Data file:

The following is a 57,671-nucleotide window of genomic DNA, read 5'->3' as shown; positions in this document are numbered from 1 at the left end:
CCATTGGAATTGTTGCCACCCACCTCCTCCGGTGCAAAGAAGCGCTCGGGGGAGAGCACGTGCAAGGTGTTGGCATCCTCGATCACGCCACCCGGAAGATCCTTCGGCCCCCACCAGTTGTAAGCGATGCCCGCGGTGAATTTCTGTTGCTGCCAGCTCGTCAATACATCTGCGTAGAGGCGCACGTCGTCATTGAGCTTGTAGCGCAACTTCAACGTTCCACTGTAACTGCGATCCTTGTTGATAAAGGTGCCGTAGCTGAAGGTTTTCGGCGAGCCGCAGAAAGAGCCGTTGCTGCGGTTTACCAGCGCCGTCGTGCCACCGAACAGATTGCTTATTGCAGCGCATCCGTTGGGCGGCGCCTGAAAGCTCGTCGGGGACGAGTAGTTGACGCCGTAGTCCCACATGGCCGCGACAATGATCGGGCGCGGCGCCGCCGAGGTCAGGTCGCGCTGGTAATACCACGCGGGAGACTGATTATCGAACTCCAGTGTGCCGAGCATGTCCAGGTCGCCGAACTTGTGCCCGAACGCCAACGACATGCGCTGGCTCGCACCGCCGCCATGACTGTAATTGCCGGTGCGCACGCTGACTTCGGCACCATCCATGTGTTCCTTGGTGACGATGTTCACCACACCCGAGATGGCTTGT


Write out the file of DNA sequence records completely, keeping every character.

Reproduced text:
The following is a 57,671-nucleotide window of genomic DNA, read 5'->3' as shown; positions in this document are numbered from 1 at the left end:
CCATTGGAATTGTTGCCACCCACCTCCTCCGGTGCAAAGAAGCGCTCGGGGGAGAGCACGTGCAAGGTGTTGGCATCCTCGATCACGCCACCCGGAAGATCCTTCGGCCCCCACCAGTTGTAAGCGATGCCCGCGGTGAATTTCTGTTGCTGCCAGCTCGTCAATACATCTGCGTAGAGGCGCACGTCGTCATTGAGCTTGTAGCGCAACTTCAACGTTCCACTGTAACTGCGATCCTTGTTGATAAAGGTGCCGTAGCTGAAGGTTTTCGGCGAGCCGCAGAAAGAGCCGTTGCTGCGGTTTACCAGCGCCGTCGTGCCACCGAACAGATTGCTTATTGCAGCGCATCCGTTGGGCGGCGCCTGAAAGCTCGTCGGGGACGAGTAGTTGACGCCGTAGTCCCACATGGCCGCGACAATGATCGGGCGCGGCGCCGCCGAGGTCAGGTCGCGCTGGTAATACCACGCGGGAGACTGATTATCGAACTCCAGTGTGCCGAGCATGTCCAGGTCGCCGAACTTGTGCCCGAACGCCAACGACATGCGCTGGCTCGCACCGCCGCCATGACTGTAATTGCCGGTGCGCACGCTGACTTCGGCACCATCCATGTGTTCCTTGGTGACGATGTTCACCACACCCGAGATGGCTTGT